Creating a College-Going Culture in Arizona's Schools
An upcoming conference aimed at middle and high school counselors will address ways to help students think about college early and often.
The only college-educated people that children in some communities know are their school teachers and counselors.
That is why The University of Arizona Early Academic Outreach is holding a new type of conference, one that will teach counselors how to develop a college-going culture not only in high schools, but also in middle schools.
âPlanning for college must start early. What they are doing in middle school is part of the foundation for college,â says Lori Tochihara, Early Academic Outreach director. âWe want to impact the schools to reach every student.â
The program is an example of how the UA is trying to help remedy what has become a national challenge.
An information guide issued by the Center for Higher Education Policy Analysis pointed out that research has found students âdo not know who to approach with questions about college.â
The guide, âCreating Helping Environments for College-Going: The CHEPA CHEC-List for Counselors,â went on to say that students âfrequently learn about college requirements late in their high school careers.â
Instead of focusing on college recruitment efforts, the Nov. 2 âCollege Knowledge for Counselorsâ will center on ways to encourage students, particularly those who are underperforming or who are from underserved communities, to go to college.
While counselors are the target audience, anyone may attend. Adrian Shelton, wife of UA President Robert N. Shelton, will provide opening remarks. Blas Guerrero, Regional Academic Initiatives director for the University of California system, is the lunch-hour speaker.
One hope is that counselors will leave with information and skills to help students begin to strive for a four-year degree earlier in life, Tochihara says.
The Center for Higher Education Policy Analysis also noted that research shows counselors âcan powerfully affect studentsâ opportunities to receive the academic preparation and emotional support that leads to college eligibility.â
The UAâs first-time conference offers two tracks: one for counselors working with middle school students who are getting ready to move into high school and the second for those working with high school juniors and seniors.
Mary Frances M. Kuper, the UA's Early Academic Outreach coordinator, said emphasis must be placed on aiding low-income, first-generation and minority students. Students, she says, must have high expectations well before they reach college.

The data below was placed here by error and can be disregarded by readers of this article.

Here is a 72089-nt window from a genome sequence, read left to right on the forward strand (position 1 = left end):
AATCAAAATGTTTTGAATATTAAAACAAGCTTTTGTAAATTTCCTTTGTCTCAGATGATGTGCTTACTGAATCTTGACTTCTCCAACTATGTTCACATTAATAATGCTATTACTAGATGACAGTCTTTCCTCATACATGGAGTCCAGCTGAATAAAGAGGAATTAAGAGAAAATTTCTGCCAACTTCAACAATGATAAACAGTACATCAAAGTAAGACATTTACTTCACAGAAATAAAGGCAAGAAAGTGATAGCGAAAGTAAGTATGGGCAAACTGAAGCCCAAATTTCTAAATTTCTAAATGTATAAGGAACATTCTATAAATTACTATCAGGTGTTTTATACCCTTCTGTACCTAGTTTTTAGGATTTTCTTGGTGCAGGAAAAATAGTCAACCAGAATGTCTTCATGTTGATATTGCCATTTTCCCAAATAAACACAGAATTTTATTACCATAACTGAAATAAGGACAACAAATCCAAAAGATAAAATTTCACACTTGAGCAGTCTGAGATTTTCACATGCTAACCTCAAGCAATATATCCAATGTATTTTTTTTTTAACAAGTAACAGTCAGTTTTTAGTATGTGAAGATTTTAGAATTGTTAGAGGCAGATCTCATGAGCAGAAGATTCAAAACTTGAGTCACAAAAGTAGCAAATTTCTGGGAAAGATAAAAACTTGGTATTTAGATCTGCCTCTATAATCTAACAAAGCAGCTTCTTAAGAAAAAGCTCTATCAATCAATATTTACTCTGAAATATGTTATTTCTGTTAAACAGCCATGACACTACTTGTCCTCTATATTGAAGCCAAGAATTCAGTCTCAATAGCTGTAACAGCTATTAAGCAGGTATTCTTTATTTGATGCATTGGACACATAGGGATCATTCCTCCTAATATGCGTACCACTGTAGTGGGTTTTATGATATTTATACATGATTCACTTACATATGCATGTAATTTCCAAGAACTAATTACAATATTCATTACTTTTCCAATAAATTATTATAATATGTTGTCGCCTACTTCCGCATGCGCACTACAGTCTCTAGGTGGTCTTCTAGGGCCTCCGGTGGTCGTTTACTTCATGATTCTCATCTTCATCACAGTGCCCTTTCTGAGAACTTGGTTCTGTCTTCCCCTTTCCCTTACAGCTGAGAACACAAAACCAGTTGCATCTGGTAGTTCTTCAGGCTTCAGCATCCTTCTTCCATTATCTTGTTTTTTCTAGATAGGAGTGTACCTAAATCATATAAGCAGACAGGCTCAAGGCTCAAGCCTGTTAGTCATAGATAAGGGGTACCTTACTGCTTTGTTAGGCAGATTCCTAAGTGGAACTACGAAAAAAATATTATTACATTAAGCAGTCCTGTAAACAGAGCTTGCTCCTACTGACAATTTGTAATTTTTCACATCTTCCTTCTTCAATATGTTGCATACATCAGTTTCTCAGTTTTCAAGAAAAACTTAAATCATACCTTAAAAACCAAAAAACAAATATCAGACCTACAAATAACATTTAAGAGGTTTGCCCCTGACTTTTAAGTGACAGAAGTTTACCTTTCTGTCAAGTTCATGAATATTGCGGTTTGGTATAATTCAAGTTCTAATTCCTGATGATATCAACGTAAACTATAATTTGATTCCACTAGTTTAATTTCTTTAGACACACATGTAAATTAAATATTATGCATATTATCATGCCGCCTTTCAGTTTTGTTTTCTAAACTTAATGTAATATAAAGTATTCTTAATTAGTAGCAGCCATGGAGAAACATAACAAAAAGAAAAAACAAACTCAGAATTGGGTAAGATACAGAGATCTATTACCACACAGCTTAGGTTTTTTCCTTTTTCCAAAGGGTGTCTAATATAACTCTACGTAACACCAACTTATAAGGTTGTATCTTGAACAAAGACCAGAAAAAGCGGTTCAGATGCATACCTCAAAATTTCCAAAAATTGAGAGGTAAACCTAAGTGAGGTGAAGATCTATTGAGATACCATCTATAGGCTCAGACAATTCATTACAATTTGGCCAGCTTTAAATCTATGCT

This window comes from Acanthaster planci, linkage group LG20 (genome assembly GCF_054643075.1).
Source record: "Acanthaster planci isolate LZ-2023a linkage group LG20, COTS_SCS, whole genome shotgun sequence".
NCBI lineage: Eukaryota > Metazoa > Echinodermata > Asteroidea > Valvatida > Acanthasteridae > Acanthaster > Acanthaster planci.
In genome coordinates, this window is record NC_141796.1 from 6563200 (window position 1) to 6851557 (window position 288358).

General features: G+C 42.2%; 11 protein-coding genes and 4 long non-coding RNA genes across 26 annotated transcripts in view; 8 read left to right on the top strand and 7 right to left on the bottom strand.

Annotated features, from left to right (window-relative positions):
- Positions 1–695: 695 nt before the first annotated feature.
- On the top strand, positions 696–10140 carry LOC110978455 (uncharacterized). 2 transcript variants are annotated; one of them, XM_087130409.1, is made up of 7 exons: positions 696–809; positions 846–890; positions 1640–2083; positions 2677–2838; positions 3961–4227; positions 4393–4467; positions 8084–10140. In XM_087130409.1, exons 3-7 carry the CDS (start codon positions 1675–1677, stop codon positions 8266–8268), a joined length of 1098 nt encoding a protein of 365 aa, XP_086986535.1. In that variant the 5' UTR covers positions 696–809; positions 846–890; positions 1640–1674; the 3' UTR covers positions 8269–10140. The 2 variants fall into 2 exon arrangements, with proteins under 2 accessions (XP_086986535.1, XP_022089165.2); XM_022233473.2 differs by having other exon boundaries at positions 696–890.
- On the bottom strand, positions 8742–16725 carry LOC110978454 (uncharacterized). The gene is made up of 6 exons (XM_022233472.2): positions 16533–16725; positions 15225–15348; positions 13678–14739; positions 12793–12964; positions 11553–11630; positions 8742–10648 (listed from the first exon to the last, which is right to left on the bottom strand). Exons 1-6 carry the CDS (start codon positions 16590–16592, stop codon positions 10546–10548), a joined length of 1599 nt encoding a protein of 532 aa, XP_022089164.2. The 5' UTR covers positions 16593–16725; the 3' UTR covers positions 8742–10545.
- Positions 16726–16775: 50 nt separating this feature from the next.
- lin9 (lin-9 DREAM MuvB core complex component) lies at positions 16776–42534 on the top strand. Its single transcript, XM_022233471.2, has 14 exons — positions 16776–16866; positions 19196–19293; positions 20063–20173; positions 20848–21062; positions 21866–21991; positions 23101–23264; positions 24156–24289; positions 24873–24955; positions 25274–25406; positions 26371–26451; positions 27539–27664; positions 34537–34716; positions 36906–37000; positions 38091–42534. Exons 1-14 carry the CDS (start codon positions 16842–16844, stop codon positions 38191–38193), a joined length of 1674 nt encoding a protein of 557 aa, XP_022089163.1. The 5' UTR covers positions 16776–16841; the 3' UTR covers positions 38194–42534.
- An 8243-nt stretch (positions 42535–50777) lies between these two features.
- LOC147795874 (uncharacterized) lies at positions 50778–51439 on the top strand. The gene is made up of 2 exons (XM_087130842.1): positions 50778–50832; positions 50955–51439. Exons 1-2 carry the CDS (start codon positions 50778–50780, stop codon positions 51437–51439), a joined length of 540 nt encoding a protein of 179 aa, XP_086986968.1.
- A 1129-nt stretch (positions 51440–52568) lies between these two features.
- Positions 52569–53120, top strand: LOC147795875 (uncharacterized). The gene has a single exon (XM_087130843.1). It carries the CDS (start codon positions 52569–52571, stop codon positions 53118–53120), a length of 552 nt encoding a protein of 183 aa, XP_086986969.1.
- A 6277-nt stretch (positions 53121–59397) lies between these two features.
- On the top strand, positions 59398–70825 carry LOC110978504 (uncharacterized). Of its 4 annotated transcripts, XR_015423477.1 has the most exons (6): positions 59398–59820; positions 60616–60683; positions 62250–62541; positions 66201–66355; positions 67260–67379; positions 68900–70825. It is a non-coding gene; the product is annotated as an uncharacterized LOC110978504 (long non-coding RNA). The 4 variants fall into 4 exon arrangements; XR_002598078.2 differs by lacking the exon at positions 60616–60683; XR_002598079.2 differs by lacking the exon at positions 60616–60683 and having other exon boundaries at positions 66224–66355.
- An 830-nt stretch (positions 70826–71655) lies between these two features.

But counselors need help getting the message across.
âCounselors are incredibly busy professionals that have the daunting task of not only creating schedules for students and making sure that they are fulfilling all of their graduating requirements, but in many cases they are also charged with providing personal counseling, handling disciplinary issues, helping accommodate students with special needs, and more,â Kuper says.
âKnowing their time constraints, we are hoping to give counselors practical strategies to collaboratively engage the entire campus in creating a culture where students are informed, prepared, and confident in their potential to be successful in college,â she added.
The conference will cover issues related to admissions, financial aid, ways to build a 10-year career plan and also the implications of 2006 voter-approved Proposition 300, which, among other things, bars public institutions from providing in-state tuition to students who cannot prove their U.S. citizenship or legal immigration status.
Attendees also will learn how they can incorporate programs, face-to-face conversations with students, imagery and other messages about college while also getting parents involved in the college-going experience.
In addition, the half-day program will allow attendees to apply for grant to fund these types of programs in their respective schools.
WhatCollege Knowledge for Counselors
WhereYWCA of Tucson's Frances McClelland Leadership Center, 525 N. Bonita Ave.
WhenNov. 2, 7:30 a.m. to 2:30 p.m.
To learn more about the conference or to register, call Mary Frances M. Kuper at 520-626-2300 or e-mail her at email@example.com. A $25 registration fee is required.
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